As a business owner, figuring out what to do after being affected by a natural disaster can be overwhelming. You may find that your insurance covers a lot less than you think, and you may not see a clear path forward. A low-interest SBA disaster loan can help you get back on the right track.

This guide will outline the benefits that come with applying for this loan and everything you need to know to apply.

What Is an SBA Disaster Loan?

The Small Business Association offers disaster loans for those affected by natural disasters such as hurricanes, droughts or fires. They are low-interest, long-term loans to provide relief for physical and economic damage caused by devastating natural events.

What’s interesting about this type of loan is that it’s the only loan program the SBA offers where they lend directly to borrowers. For the most part, SBA guarantees other lenders’ loans, making disaster willoans a departure from the rest.

What Are the 4 Types of Disaster Loans?

There are four types of SBA disaster loans that provide up to $2 million in aid to business owners and up to $200,000 to homeowners in a declared disaster area.

1. Home and Personal Property SBA Disaster Loans

Because the SBA focuses on helping small businesses, some might be surprised to learn that they offer assistance to homeowners as well. Home and Personal Property loans are available to those who have experienced damage to their home or personal property due to a natural disaster.

2. Business Physical SBA Disaster Loans

Business physical loans are for business owners who need to replace tangible business assets that their insurance will not cover. They are available to businesses of any size, as well as most private nonprofit organizations. Business physical loans are the most common type of disaster loan.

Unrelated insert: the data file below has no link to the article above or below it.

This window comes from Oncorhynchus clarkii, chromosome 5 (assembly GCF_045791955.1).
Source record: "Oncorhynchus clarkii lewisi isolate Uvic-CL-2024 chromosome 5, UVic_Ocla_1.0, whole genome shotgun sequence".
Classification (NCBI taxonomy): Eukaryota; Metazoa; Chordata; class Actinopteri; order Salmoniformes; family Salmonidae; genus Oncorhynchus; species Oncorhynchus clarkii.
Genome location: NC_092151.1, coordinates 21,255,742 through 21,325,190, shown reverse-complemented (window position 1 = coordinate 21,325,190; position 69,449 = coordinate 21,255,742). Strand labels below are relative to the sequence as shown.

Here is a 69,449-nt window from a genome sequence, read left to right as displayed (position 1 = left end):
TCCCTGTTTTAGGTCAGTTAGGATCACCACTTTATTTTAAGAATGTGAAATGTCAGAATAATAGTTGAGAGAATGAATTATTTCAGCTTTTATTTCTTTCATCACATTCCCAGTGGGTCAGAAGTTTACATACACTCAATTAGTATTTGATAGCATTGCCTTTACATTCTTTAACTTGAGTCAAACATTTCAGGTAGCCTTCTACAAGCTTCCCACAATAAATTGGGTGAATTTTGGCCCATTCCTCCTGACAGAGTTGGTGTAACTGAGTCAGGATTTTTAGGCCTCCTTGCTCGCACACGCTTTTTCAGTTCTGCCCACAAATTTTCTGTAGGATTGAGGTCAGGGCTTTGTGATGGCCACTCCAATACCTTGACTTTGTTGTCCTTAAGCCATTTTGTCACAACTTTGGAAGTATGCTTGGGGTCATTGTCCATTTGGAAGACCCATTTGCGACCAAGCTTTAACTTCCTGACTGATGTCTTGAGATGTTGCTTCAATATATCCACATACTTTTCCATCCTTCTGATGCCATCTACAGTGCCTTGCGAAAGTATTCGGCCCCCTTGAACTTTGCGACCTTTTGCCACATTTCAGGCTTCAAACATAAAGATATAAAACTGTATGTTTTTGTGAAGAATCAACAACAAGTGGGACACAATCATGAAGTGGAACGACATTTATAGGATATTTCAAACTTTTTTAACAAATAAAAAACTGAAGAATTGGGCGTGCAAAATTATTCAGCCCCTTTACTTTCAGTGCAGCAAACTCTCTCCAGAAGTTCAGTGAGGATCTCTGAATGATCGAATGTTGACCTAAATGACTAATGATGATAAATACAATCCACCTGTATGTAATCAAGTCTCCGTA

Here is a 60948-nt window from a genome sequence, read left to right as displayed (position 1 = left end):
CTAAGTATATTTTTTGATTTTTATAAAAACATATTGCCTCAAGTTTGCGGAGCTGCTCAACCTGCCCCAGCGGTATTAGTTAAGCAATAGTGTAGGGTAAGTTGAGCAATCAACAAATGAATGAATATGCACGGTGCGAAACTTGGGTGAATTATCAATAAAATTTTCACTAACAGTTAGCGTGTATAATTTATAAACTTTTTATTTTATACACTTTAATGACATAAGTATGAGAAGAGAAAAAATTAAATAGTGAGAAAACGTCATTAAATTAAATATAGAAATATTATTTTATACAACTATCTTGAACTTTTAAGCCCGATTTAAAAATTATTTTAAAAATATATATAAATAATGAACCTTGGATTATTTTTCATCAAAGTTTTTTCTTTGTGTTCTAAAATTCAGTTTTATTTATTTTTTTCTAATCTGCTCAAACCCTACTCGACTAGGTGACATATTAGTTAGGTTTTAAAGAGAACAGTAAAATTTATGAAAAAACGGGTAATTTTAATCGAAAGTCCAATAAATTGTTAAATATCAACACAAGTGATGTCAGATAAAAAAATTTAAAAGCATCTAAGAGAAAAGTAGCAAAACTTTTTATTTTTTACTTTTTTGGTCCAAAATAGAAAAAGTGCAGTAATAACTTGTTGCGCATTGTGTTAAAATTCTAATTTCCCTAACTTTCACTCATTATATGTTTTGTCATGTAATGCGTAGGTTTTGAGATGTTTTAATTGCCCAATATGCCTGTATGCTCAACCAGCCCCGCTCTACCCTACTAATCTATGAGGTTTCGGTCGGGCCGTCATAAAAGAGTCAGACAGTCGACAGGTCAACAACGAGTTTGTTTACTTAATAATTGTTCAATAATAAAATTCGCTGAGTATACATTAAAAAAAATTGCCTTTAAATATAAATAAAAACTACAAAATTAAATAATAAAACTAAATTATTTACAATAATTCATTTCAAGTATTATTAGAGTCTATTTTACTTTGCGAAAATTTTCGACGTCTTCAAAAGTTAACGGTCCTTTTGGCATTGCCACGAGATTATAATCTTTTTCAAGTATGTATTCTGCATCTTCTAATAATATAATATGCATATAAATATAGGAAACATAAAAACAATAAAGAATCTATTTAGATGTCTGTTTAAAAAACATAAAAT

3. Economic Injury SBA Disaster Loans (EIDL)

The EIDL is for those businesses that need assistance in meeting financial obligations because of a disaster. Small businesses, small agricultural cooperatives, and most private nonprofit organizations can take advantage of this loan. EIDL is another common type of disaster loan.

4. Military Reservists Economic Injury SBA Disaster Loans (MREIDL)

The MREIDL is a niche loan category. It’s for businesses facing economic hardship due to an active military employee being called to duty. The loan amount is calculated based on a company’s business interruption insurance and regular operating capital.  

Do You Qualify for an SBA Disaster Loan?

The SBA disaster loan requirements are relatively straightforward.

Your business or private non-profit organization must be located in a declared disaster area (it’s important to check that your area has been declared as such before applying). The federal government recognizes disasters such as earthquakes, wildfires, floods, hurricanes, drought, typhoons and tornadoes.